Sahar Delijani’s heart-wrenching novel, Children of the Jacaranda Tree opens in the year I was born, 1983, where the opening takes readers into a scene of prison life for Iran’s political prisoners.
I began reading this book as I lay in the dark, putting my two-year-old son to sleep next to me in our bed. His arm was laced around mine, and I felt the tiny baby, twenty-two weeks in my womb, move and kick as newborn babies do.
And the story of Neda began, with particular closeness to my heart: the story of a woman in the midst of giving birth, being transported to a crude excuse for a prison hospital, overcome with the anguish of birth and the pain of unexpected imprisonment.
There is a certain fear that grips every mother’s heart, and a sorrow that every loving mother knows as she grows to see how broken and painful life in this world is. These are the stories that make a mother’s heart weep with sorrow when she realizes her children could face such a painful world Yet, these are the words with which this story are told, the words no mother ever hopes will be a part of her own family story.
To read this book as a pregnant woman is hard; yet to live this life as a pregnant woman and then a mother, as many have, is to live within a nightmare. This was the nightmare many knew as Post-Revolutionary Iran.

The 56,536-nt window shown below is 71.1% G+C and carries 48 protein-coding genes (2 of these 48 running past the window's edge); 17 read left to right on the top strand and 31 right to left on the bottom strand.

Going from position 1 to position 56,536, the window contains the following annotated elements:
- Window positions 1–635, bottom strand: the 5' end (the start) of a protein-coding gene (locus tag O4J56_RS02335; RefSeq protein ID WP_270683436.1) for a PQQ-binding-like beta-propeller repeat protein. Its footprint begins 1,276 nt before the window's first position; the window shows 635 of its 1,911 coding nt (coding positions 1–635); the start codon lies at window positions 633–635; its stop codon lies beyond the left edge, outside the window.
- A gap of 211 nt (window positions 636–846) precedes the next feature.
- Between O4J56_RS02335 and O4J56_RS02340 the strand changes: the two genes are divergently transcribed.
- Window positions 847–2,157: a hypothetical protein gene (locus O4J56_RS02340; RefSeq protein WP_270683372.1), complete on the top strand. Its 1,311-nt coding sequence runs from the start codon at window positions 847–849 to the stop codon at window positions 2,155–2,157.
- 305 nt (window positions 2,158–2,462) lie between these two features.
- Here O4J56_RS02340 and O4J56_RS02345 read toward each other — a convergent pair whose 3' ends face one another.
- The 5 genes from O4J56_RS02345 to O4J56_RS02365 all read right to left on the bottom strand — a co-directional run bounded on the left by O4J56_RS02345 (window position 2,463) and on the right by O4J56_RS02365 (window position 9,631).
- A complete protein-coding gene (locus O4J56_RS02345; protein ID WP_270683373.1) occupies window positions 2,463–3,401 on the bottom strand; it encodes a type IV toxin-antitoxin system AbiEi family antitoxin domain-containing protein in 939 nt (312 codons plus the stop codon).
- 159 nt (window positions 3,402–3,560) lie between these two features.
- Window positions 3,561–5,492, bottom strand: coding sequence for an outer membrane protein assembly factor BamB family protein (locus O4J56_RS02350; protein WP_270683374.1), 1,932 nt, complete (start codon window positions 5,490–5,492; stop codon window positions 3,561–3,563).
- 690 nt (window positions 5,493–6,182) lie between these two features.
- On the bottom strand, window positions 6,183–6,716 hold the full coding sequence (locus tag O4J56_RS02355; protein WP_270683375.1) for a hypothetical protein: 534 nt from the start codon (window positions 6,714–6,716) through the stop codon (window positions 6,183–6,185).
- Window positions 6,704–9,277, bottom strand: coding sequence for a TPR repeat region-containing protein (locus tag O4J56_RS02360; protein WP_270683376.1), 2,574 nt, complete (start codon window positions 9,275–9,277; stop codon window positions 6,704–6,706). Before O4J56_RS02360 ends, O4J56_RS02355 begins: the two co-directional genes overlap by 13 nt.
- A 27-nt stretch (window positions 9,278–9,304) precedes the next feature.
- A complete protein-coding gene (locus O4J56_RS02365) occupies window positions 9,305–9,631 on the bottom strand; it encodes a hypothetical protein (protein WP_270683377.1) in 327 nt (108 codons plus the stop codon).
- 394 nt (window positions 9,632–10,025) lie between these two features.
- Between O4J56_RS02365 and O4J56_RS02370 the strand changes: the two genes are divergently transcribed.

While Neda’s story opens the book, the stories of many others are similar, yet they do not all end the same. But they are all tied together through suffering stemming from the post-revolution era, Tehran’s Evin Prison, and through the symbolic Jacaranda tree. Others are imprisoned, only to expect release and find death; some lose lovers and some lose life, though the line between the two often blurs together.
While this novel is fiction, it is based on the real-life experiences of the author and her parents. Delijani’s parents were imprisoned in Tehran’s infamous Evin prison, as were many of the characters of her work here. As the book closes, we are brought back to the 2013 era, when Iran once again began a similar scourge of those categorized as political criminals. Only this time, readers are reminded how modern the backdrop is, noting a few times that it is mentioned that social media and even Facebook are used in protesting and in seeing a window into the lives of the characters.
This is a timely book, as we in the West often forget the paradoxical combination of modern technology still available in the midst of harsh rules and consequences.
Beyond portraying life in Iran, the book raises some deep questions and springboards for thinking deeply about life. To name a few, The Children of the Jacaranda Tree dives into the timeless narrative of loving and losing love, considering causes bigger than oneself, the empty loss found in mass death, the loss of a generation and the multi-generational impact, and the causes for which one must be willing to risk life and family.